Geography has been kind to Grays Harbor with its forest, ocean, waterways and great harbor. Yet some think we’re at the end of the world. The map shows otherwise. We’re an inlet and outlet of the world that’s gaining importance because of trade.
Our harbor is a jewel that should be developed carefully with input from all sides. We must correct the surrounding infrastructure for efficiency, harmony and balance.
East Aberdeen is a choking point with its constricted corridor. Railroad cars frequently block emergency vehicles and highway traffic has been backed up for miles on their way to beach events.
The railroad should be rerouted from Junction City to South Aberdeen, crossing under the Chehalis Bridge approach, continuing west, while branching off and crossing the river where the old railroad bridge was. This would remove the choking point and create new industrial sites.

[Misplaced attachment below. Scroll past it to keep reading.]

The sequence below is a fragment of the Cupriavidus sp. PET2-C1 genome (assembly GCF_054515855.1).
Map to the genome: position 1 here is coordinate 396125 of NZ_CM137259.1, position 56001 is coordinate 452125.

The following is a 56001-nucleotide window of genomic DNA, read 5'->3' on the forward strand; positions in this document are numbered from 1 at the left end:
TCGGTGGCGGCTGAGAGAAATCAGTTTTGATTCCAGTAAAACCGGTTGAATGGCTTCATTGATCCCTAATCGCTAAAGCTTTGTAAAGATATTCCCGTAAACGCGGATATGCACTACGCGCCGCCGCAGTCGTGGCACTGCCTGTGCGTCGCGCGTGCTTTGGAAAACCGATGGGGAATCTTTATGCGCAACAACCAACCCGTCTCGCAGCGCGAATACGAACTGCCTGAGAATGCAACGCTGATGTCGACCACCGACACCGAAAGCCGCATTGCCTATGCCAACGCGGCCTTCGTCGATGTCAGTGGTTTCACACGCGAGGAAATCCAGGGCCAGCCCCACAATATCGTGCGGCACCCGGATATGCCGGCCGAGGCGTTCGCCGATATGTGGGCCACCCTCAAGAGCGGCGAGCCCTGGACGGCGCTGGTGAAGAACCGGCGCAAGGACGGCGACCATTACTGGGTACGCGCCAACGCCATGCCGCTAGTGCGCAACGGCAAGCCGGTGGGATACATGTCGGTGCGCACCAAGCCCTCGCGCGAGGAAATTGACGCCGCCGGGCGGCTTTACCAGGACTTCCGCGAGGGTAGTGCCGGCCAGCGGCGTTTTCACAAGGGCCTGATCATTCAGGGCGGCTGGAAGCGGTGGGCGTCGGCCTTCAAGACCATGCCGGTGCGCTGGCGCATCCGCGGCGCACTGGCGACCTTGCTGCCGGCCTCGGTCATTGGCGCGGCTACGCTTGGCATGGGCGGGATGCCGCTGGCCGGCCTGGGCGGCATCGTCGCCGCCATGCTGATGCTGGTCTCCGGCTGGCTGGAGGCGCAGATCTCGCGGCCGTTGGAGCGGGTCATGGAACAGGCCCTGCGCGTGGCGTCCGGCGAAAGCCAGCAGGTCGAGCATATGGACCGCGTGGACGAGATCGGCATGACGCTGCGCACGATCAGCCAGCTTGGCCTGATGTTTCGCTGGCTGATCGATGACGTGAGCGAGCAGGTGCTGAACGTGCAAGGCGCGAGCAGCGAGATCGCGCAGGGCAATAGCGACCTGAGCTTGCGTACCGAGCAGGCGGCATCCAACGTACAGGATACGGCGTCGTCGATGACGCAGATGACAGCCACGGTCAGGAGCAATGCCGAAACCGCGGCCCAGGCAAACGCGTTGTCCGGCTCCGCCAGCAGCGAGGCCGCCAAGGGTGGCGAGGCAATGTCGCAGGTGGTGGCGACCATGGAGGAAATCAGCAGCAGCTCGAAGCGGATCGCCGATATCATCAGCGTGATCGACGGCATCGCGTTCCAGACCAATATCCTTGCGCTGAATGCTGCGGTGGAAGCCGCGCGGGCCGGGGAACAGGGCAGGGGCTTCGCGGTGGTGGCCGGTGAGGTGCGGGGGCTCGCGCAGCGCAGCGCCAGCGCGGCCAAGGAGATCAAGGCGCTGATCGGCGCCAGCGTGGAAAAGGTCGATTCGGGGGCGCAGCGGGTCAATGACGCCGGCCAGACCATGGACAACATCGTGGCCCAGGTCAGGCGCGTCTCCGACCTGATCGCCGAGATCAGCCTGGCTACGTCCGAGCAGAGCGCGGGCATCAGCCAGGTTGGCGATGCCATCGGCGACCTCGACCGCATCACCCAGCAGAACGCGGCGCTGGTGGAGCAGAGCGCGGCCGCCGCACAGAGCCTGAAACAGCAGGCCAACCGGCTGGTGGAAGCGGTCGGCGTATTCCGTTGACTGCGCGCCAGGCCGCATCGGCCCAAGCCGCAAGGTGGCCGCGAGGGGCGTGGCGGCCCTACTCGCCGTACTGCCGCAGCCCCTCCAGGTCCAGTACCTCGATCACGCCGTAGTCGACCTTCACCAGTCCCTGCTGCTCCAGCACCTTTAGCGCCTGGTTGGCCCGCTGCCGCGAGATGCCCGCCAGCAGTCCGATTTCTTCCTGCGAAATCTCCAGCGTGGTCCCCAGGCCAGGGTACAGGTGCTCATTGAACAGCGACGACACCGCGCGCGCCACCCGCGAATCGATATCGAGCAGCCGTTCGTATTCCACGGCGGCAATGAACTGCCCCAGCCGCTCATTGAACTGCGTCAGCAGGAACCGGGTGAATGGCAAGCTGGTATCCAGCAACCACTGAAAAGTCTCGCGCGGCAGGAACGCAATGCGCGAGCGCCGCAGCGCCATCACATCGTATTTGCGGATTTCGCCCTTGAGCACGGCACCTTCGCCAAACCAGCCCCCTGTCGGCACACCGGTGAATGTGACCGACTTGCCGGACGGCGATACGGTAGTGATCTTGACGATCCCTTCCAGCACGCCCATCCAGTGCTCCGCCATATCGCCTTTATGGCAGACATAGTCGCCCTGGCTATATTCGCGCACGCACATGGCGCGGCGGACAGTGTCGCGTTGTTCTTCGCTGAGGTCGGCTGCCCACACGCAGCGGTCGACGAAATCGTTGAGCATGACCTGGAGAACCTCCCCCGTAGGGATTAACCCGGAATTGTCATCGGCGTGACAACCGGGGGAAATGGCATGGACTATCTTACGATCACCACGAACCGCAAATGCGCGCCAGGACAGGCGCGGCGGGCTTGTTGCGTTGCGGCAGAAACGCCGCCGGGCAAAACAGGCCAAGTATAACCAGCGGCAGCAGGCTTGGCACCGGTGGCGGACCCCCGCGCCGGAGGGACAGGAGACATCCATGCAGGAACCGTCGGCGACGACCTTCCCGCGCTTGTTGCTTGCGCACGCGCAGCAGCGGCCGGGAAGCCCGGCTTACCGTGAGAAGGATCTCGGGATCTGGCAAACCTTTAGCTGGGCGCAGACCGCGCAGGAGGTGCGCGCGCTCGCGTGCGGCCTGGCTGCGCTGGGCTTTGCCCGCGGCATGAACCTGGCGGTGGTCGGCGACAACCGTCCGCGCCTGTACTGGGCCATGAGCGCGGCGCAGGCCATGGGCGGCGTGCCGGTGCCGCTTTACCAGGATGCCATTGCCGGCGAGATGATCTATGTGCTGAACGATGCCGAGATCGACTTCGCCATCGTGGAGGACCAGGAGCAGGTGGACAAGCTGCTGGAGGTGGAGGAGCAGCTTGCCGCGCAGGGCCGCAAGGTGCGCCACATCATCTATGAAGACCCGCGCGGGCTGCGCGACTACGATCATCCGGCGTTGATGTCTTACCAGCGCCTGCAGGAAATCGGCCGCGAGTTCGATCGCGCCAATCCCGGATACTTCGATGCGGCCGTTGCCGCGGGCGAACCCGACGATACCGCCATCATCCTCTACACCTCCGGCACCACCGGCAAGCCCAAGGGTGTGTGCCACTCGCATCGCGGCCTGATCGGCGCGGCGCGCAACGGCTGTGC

The highway should continue through East Aberdeen to Heron Street and the Chehalis Bridge approach with a branch going west to State Street and continuing to the industrial route and over the Hoquiam River to the Ocean Shores highway.
The highway going east on State Street would still use the existing ramp to South Aberdeen with a new branch of the highway going to the south of the ramp to East Aberdeen.
Routing heavy traffic away from the center of town will improve its flow, allowing for friendlier two-way streets and angle parking such as Aberdeen’s Broadway Street. We need to bring back our town center where we can come together as a community.
Tourism would improve with a better flow of traffic to and between the beaches. We have much to offer in natural beauty and things to explore.
Financing should be do-able in combination through the state, the Feds, the railroad company and a little known law in which foreigners can invest $500,000 in exchange for permanent residence.
These thoughts and ideas are general in scope, meant to motivate. It would be nice to get off the dime and build a foundation for the future. We’ve been stuck too long.
David R. Furford